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Kal's Chicken Coop: A new idea hatched

Kal's Chicken Coop: A new idea hatched

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A restaurant remake by Kalvin Tang hatched Kal’s Chicken Coop in January. In Billings, on 24th Street West, Tang has transformed his restaurant JP Kitchen, once serving modern Asian cuisine to now a diner-style eatery featuring fried hand breaded chicken tenders. The experience is fast-casual with chicken sandwiches, chicken tenders and fries.

The original red and black colored space symbolizing good fortune and sky, designed by Jeremiah Young of Kibler and Kirch, has been refashioned. Chic Asian is now a playful farmhouse with black checkered tablecloths covering tables flanked with yellow chairs and red stools. In white cursive script, the words “Kal’s Chicken” display prominently over the kitchen, prep and service area. The black pendant lights that once hung low over the tables now float higher above.

While JP Kitchen honored the 26-year-legacy of Jade Palace, a restaurant started by his parents Stephen and Selina, Tang is finding his own “concept where I can still cook and be adaptable to Billings.” After closing JP Kitchen in July for six months when an employee tested positive for COVID-19 and having extended his lease for another five years, Tang had to figure out what to do next.

“In the kitchen, I took out the wok range. We cut it up, 8,000 pounds of steel and metal was recycled.” With an additional fryer in place and a new grill, he was set, “We’re more in the volume game rather than focusing on each individual touch point.” These days he processes about 40 to 50 pounds of chicken thighs, and the same volume of breasts per day. The dark meat goes into his hot sandwiches while the breasts are processed for tenders. The chicken goes through brining. They are dipped in buttermilk and coated with a dry mix of cornstarch, flour and salt flavored with paprika and onion powder.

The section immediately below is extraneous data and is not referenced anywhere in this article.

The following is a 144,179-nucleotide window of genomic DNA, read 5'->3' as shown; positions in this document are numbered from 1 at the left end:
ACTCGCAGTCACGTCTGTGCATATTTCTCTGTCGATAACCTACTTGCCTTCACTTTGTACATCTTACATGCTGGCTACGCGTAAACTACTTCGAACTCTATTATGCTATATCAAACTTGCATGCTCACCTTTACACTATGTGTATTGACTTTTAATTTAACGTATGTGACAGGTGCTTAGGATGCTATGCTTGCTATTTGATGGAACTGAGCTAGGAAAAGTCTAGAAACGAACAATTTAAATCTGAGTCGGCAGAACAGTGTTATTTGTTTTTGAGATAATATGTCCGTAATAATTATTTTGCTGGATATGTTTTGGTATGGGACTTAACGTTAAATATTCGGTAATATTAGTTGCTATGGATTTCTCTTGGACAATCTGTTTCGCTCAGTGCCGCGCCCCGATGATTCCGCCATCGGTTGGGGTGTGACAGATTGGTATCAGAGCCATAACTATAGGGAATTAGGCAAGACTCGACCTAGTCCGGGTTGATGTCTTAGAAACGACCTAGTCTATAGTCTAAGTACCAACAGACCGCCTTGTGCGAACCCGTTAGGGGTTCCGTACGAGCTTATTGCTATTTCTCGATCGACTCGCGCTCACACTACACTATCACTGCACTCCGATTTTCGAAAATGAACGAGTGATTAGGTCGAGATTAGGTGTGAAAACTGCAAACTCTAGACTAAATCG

Tang and his staff peel and cut up about 50 to 75 pounds of potatoes a day. Using Russet potatoes, the hand-punched batons are blanched to tender in vinegar and water, and fried. Then they are held and fried again to order. 

I step into Kal’s Chicken Coop this noon hour to grab something to take home. The entry-foyer, once bordered by orderly dark wood slats reminiscent of an Asian sanctuary has been replaced with white farm fencing. I walk right past a bright yellow to-go chicken coop, built by Jeremy Engebretson, fellow chef friend, which holds the readied orders for pickup.

From the menu on the wall, I order a teriyaki chicken sandwich with grilled chicken, grilled pineapple, Swiss cheese, onion, and house-made teriyaki sauce, and a small order of chicken tenders with four pieces accompanied with Kal’s tender sauce and honey mustard.

After Jessica Thompson takes my order, I wait at the long table by the window. Where once hung a pair of large red chop sticks, a photo playing on Grant Wood’s American Gothic painting parodying American culture dominates the wall. Kalvin and his wife Kiki are the main characters in the photo holding a pitchfork and a chicken.

Tang said of the food at Kal’s Chicken Coop, “It’s homemade food cooked to order. It’s common food, freshly made with some heart going into it."

"I wanted to be ahead of the game,” he added, as fast-food institutions have recently debuted fried chicken sandwiches.

I take my order home in a brown paper bag sealed with a long piece of red tape. Inside two boxes lined with red and white checkered paper hold a sandwich, and four large candy bar sized tenders. The toasted potato bun holding the grilled teriyaki chicken showcases the symmetrical grill marks on the pineapple. I bite into an easy-eating sandwich that was mouthwateringly tender. In the future I would ask for more of the savory and sweet sauce on the side.

Even after being sealed in the container for nearly half an hour, a still-crispy coating encased the moist meat. Kal’s tender sauce, a concoction of ketchup, mayonnaise and lemon juice, offered sentiments of comfort.

As a result of the COVID-19 pandemic, Kal’s Chicken Coop demonstrates how the efforts of reinvention and restarting take diners into a new chapter of eating.

Stella Fong, author of 'Historic Restaurants of Billings and Billings Food' hosts 'Flavors Under the Big Sky: Celebrating the Bounty of the Region' for Yellowstone Public Radio. is a digital destination that serves up Montana's tasty food, travel and culture stories … one bite at a time.


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